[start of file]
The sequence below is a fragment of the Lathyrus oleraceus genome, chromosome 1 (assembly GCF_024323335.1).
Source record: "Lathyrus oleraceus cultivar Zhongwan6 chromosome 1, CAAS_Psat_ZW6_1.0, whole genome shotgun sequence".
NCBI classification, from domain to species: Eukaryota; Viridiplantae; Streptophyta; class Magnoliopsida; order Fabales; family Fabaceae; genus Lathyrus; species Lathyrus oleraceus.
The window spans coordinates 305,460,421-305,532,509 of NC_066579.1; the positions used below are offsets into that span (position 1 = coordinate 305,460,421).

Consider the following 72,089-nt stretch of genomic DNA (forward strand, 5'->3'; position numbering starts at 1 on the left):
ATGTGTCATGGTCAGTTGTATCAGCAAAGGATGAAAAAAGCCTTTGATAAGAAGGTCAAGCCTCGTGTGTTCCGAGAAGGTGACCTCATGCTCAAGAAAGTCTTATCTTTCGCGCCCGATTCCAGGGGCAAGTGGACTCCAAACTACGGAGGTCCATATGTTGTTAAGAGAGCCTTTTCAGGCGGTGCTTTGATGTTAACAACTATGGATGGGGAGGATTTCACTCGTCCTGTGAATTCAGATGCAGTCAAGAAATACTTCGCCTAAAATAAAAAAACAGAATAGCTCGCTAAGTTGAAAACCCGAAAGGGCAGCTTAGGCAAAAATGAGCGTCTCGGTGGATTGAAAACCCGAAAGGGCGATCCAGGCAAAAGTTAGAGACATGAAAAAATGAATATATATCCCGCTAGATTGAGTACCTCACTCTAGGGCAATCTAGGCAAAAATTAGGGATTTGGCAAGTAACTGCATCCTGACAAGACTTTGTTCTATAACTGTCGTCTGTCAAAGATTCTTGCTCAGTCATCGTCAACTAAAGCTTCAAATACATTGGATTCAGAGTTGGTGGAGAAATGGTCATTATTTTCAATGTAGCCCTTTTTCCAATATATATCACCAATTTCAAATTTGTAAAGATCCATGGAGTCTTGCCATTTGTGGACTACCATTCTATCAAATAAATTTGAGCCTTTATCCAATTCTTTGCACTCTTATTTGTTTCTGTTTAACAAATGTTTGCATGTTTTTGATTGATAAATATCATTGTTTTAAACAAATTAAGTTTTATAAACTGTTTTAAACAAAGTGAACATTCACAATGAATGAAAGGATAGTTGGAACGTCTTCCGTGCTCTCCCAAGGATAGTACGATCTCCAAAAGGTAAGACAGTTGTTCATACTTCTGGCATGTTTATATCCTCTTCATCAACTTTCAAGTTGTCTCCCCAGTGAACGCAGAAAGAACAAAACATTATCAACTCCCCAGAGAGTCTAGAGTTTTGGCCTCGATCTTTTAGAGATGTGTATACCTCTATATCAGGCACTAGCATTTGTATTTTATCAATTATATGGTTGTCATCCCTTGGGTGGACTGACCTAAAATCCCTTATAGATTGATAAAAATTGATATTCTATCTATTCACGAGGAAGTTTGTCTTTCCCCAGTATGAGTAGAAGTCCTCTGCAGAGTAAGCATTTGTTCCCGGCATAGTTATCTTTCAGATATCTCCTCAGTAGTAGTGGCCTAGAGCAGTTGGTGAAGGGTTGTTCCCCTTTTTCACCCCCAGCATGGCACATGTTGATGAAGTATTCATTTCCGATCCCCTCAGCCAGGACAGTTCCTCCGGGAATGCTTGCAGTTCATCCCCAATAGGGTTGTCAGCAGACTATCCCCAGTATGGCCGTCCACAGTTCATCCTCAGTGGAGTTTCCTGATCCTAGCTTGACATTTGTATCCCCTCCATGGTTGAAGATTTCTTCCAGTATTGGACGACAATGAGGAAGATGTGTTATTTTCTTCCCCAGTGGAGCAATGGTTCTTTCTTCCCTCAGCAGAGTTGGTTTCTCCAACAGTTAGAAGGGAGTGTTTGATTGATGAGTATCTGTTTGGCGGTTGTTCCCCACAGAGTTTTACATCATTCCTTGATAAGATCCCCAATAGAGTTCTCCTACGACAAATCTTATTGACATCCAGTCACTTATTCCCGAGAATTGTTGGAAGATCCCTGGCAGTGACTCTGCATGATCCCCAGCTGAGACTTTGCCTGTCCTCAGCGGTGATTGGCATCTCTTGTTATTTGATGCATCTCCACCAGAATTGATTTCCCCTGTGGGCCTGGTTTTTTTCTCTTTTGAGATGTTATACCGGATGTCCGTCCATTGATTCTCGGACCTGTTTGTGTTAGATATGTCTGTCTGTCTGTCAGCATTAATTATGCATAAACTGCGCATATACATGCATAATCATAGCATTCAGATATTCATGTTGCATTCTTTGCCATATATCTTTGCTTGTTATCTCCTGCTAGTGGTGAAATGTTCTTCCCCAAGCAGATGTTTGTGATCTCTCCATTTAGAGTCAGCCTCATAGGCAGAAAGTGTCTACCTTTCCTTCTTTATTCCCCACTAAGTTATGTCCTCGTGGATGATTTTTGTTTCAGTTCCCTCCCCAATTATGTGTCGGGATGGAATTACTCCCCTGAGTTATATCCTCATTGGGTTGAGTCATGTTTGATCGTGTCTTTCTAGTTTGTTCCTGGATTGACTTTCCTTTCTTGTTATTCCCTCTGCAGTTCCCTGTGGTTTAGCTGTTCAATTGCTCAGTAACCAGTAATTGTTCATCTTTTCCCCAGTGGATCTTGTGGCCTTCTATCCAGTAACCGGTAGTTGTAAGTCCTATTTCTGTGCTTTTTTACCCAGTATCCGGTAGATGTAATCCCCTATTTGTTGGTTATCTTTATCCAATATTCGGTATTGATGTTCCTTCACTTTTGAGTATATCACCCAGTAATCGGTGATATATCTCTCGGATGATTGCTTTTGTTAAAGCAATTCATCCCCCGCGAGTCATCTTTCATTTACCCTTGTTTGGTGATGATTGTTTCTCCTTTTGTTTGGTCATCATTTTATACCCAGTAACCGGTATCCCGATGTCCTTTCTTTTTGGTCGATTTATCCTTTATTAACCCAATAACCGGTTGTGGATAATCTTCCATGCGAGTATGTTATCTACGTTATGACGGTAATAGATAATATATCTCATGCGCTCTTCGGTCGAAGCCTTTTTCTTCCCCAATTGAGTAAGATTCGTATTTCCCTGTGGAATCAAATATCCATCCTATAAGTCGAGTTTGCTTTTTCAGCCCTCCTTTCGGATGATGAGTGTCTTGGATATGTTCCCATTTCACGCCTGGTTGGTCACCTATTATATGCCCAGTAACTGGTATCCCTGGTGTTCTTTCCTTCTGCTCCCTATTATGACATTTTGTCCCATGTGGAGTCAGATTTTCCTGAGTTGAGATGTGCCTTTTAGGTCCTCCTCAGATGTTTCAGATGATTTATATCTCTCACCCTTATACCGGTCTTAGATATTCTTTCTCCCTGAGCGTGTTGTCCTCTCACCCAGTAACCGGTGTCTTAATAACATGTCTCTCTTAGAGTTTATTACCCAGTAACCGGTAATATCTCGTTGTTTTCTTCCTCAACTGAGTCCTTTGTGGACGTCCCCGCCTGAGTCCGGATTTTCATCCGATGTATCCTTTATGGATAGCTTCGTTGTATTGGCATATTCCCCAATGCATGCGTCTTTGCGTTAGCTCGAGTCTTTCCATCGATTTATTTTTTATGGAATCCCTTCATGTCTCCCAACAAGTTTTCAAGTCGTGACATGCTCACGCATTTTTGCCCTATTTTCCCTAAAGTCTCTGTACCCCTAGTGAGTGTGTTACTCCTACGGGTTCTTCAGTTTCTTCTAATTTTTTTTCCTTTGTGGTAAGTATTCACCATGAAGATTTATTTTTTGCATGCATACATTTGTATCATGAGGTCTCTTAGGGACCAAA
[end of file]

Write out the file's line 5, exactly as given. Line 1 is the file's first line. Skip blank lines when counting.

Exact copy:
Consider the following 72,089-nt stretch of genomic DNA (forward strand, 5'->3'; position numbering starts at 1 on the left):